Potential buyers take a shine to Waterford's cookware

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The Independent Online

The Irish china and glass company Waterford Wedgwood yesterday admitted that a number of potential bidders were interested in buying its All-Clad cookware business. The unit, which sells mostly into the US market, makes up about 12 per cent of Waterford Wedgwood's total sales and is said to be worth something like $200m (£109m).

Sources say "a number" of parties have expressed interest in buying the unit - a business that it bought from the US private equity firm Wasserstein Perella for $110m in 1999.

"The nature of the interest expressed is such that the board will carefully consider the company's best interests," Waterford Wedgwood said yesterday.

While the All-Clad cookware range is sold in the UK through Harrods, it is better known in the US, where it is used by the celebrity chef Emeril Lagasse.

The sources said the unit had not been put up for sale by the company, but that third parties were keen on it because it seemed the least "core" of its operations.

Should Waterford Wedgwood forge ahead with a sale, it will be left mainly with glass and china interests under its three key brands, Rosenthal, Waterford and Wedgwood. It also owns a linens business called W-C Designs.

The company also announced sales of €241.9m (£167m) for the third quarter to 31 December, flat on the same period last year on a like-for-like basis.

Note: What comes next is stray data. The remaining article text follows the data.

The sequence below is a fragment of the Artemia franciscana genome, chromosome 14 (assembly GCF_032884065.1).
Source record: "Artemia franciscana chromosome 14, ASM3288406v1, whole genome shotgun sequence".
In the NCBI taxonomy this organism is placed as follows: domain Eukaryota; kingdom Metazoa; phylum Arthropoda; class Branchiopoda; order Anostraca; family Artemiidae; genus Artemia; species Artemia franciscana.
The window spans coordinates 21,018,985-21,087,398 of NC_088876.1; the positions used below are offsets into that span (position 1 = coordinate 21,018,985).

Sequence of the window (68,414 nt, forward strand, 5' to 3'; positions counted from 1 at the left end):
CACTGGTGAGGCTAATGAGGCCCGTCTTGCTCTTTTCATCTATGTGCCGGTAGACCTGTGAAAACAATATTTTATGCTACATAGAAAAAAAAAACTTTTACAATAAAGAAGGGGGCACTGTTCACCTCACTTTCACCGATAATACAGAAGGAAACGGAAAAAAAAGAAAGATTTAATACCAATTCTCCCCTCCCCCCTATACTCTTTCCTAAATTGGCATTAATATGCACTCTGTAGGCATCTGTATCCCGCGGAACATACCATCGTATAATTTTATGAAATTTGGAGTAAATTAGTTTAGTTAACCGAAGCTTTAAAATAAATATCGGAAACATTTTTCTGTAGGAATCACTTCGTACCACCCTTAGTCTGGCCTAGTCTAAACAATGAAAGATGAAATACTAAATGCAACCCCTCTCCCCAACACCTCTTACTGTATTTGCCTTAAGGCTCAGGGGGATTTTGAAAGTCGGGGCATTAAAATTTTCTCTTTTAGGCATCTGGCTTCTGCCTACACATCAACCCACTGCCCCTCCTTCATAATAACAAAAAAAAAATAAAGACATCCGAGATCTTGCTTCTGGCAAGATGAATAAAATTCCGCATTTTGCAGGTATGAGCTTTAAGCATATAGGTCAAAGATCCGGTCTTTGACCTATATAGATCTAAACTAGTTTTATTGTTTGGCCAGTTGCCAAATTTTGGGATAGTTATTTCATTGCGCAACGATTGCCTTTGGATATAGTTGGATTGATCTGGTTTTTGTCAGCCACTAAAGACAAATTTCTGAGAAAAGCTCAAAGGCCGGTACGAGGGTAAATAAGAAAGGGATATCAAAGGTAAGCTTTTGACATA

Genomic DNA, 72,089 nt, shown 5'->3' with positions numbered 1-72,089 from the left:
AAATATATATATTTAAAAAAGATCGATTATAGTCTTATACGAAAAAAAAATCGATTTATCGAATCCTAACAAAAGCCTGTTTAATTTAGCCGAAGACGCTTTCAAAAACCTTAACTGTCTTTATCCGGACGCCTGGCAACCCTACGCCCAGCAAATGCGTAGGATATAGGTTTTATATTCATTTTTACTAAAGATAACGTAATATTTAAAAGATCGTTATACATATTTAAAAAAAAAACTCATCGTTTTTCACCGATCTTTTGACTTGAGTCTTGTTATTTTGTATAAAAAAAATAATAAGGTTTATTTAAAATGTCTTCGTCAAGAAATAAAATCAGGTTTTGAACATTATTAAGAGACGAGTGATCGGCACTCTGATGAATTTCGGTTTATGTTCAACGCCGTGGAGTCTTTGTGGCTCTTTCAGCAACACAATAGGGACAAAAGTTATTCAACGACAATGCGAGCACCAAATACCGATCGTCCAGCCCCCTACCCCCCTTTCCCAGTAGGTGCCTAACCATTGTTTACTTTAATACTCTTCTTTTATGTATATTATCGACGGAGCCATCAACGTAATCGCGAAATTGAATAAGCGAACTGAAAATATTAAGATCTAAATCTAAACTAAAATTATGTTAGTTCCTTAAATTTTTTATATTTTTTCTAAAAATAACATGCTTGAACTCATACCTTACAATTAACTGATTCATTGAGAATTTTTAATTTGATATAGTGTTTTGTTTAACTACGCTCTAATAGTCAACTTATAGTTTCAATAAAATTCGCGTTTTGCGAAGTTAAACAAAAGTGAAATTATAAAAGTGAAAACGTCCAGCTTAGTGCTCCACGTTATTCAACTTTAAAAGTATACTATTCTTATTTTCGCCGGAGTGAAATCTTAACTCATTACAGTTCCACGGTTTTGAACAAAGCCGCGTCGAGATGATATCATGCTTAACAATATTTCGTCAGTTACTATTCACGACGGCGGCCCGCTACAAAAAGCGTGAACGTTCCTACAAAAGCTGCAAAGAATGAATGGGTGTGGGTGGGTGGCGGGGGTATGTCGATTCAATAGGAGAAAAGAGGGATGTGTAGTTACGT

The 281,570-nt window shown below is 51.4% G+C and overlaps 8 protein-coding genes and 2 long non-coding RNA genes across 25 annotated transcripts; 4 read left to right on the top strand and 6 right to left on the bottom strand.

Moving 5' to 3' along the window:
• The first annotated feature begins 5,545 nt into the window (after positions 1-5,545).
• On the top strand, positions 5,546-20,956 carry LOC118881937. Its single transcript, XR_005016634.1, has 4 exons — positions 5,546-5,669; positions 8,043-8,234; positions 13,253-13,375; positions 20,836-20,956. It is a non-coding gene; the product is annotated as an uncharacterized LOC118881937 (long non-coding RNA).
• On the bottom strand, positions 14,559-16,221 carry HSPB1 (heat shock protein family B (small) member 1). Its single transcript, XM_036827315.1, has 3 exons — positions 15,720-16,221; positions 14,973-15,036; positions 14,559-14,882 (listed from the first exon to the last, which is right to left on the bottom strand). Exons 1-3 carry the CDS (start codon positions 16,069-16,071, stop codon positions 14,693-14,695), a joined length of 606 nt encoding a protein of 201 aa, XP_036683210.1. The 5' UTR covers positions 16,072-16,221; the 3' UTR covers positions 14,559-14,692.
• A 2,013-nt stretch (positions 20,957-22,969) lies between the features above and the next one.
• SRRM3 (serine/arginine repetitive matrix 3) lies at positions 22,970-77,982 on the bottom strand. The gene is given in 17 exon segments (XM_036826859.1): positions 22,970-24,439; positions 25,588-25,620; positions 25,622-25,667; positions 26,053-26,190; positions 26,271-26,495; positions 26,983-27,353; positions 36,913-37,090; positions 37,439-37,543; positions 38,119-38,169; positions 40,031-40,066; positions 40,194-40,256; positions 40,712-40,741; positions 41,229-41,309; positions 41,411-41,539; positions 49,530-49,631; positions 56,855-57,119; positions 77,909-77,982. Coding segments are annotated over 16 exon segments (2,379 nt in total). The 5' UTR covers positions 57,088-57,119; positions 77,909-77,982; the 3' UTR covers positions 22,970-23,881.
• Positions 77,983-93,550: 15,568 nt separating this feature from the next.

During the key Christmas period, the company said it had managed a "satisfactory" performance "despite industry sales which were concentrated in the last 10 days of December".

Operating margins in the quarter improved to 7.7 per cent, driven largely by cost reductions as well as an investment in outsourcing and technology.

Waterford Wedgwood, whose net debt stood at about €400m at the end of the year, said its international operations had performed well, with sales in Japan up 11 per cent in the quarter and up 6 per cent in the year to date on a like-for-like basis.

Analysts at Davy said they now felt that their full-year forecast of an operating profit of €48.5m was looking "rather ambitious". They reckon the company has made an operating profit of just under €23m in the nine-month period.